Personnel costs generally make up 60-70% of a nonprofit’s total expense budget (1994, Support Centers of America). For this reason, successful management of staff members is crucial to an organization’s success.
What is staff management?
Staff management is the management of the organization’s “human” resources. Proper staff management makes sure:
- personnel policies and practices are applied fairly and consistently to protect and provide staff with a safe work environment conducive to productivity
- the organization is in compliance with local, state and federal laws
- the organization’s mission is supported by the employees who are hired
Why is it necessary?
In many cases, you will need solid staff in place to carry out programs and administrative functions. While volunteers are essential to an organization, depending on the size of your budget, future donors may expect paid staff to manage programming.
Whose job is it?
In many larger agencies, there are 3 participants in staff management: the board, executive director and line managers. Line managers are managers who directly supervise the work of other staff.
In many smaller organizations, this responsibility will fall to the board and executive director. The role of the board is governance and the role of the executive director is management. Sometimes the roles can become blurred, but the board and the executive director must always keep in mind the board's legal responsibilities and liabilities as the employer.
What is involved in staff management?
Managing staff involves two critical functions: staffing and supervision.
- deciding what “human resources” are needed to meet the organization’s goals
- hiring (recruiting, screening and selecting) and terminating employees
- equipping new hires (via orienting, training, etc.)
Supervising is overseeing the progress and productivity of direct reports, often by:
- setting goals
- providing ongoing training
- conducting regular performance reviews
- ensuring sufficient rewards (compensation, benefits, etc.)
What are some of the major staffing responsibilities?
Deciding what “human resources” are needed:
- Often, organizations realize the need for a new employee when other staff report being short-handed, mention that certain tasks are not being done, are working overtime, etc. Ideally, planning for a new role should be done during strategic planning or when a new service is added to the organization.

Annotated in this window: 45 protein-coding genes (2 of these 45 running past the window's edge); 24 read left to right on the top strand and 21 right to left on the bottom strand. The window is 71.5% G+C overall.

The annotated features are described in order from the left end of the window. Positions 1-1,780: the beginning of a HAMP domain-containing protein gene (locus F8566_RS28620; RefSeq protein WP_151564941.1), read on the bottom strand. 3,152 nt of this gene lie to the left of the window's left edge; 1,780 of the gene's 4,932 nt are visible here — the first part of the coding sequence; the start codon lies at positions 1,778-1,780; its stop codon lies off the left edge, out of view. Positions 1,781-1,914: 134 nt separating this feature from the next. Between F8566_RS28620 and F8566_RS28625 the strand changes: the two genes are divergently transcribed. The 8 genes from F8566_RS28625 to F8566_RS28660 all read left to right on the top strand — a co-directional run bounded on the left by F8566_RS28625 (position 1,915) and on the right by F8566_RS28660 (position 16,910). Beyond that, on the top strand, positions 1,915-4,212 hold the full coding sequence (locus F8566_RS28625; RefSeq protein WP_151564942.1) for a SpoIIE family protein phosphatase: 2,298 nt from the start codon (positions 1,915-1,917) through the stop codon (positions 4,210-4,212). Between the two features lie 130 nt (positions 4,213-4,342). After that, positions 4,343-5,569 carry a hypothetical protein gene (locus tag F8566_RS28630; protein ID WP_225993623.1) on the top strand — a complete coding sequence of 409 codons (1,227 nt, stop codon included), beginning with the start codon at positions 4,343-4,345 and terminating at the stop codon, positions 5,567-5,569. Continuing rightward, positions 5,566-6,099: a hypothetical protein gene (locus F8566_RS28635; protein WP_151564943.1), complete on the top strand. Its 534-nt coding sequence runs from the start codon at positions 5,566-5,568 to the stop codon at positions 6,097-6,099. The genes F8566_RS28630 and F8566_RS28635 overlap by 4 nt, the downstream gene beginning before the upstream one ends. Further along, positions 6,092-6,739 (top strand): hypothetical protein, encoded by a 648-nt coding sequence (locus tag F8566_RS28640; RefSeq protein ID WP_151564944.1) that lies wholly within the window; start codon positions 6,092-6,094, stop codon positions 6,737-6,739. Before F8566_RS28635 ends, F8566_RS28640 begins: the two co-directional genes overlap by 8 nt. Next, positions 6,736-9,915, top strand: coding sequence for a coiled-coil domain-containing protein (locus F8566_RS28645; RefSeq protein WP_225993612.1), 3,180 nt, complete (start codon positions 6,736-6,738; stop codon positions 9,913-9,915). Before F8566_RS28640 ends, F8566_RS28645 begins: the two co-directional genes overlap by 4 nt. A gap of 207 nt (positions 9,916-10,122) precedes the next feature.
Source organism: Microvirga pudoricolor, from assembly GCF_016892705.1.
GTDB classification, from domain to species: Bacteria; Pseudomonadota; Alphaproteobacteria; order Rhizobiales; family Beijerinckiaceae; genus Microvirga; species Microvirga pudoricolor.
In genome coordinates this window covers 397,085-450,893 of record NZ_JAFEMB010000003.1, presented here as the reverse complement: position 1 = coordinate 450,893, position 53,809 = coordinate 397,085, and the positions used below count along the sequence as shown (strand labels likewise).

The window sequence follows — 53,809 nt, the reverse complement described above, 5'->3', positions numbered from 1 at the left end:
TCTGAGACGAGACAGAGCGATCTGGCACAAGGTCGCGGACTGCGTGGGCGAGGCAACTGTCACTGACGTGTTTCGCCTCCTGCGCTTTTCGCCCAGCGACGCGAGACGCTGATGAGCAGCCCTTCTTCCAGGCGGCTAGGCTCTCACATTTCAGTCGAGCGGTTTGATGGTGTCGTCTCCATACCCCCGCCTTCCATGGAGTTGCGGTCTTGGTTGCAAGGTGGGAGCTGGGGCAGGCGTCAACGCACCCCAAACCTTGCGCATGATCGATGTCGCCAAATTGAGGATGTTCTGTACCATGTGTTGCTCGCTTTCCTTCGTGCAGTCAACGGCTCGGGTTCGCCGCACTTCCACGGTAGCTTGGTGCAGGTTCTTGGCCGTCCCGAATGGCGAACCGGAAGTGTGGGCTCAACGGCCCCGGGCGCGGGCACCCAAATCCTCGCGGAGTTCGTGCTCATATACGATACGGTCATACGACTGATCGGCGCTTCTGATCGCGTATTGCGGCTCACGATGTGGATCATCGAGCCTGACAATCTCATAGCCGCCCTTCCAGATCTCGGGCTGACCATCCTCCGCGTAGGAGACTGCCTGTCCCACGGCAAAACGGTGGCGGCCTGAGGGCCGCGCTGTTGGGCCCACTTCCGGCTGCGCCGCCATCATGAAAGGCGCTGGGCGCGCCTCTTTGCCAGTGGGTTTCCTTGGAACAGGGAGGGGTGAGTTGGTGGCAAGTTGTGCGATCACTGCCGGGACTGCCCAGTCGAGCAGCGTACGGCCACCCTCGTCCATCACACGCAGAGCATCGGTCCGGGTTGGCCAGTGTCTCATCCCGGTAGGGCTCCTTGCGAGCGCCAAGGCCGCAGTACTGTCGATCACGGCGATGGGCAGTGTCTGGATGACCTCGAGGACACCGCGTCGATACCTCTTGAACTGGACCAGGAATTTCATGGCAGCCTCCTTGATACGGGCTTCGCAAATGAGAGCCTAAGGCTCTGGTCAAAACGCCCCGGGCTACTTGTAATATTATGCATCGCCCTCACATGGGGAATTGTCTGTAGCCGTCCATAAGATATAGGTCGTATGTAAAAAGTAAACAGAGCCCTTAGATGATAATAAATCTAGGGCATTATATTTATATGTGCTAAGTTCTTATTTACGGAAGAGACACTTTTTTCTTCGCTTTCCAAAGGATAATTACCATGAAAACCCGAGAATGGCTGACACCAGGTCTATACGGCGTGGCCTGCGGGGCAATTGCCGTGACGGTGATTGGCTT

- It's critical that organizations know what they want from their prospective employees. This not only allows them to secure the best person for the job but also insures that they are hiring employees that will move the mission of the organization forward. A good place for managers to start is by developing job descriptions.
- Job descriptions are lists of the general tasks, or functions, and responsibilities of a position. Typically, they also include to whom the position reports, specifications such as the qualifications (knowledge, skills and abilities) needed by the person in the job, salary range for the position, etc. Typically, job descriptions are used especially for advertising to fill an open position, determining compensation and as a basis for performance reviews.
- Do not seek job descriptions from other organizations and merely adopt those. Your open position is unique and job descriptions are very important. You should develop your own; the process of completing the job description is usually enlightening.
What about hiring and terminating employees?
- Advertise the position, including the job title, general responsibilities, minimum skills, education required, application deadline and whom they should send a resume to.
- Pay attention to a candidate’s:
- career objective – or the lack of
- duration of previous employment and holes in work history
- education and training
- skills and expertise as evidenced by past and current work activities
- Consider asking key employees to review and rank applications.
- Interview all candidates that meet the minimum qualifications.
Selecting an Applicant:
- Send the job description to candidates before they come to the interview.
- Interview the candidates.
- Ask all candidates the same questions.
- Make sure all questions relate to performing the duties of the job.
- Ask candidates about their compensation needs and expected or needed benefits.
- Ask open-ended questions, not "yes-no" questions.
- Don't ask questions about:
- disabilities (current or previous)
- marital status
- children and their care
- criminal records
- credit records
- Before making a final decision, contact a candidate’s references, including previous employers.
Hiring New Employees:
- Follow-up with an offer letter, specifying compensation, benefits and start date and reference an attached job description.
- When a candidate accepts, ask them to sign a copy of the offer letter and return it to you.
- Include the signed offer letter, tax withholding forms, job description and benefit forms in their personnel file.
- Consider a 6-month probationary period. (Make sure to update your personnel policies to describe your probationary conditions.) A probationary period allows you to fire an employee during the first six months if you have concerns, and it greatly decreases the chances you will be sued for wrongful termination.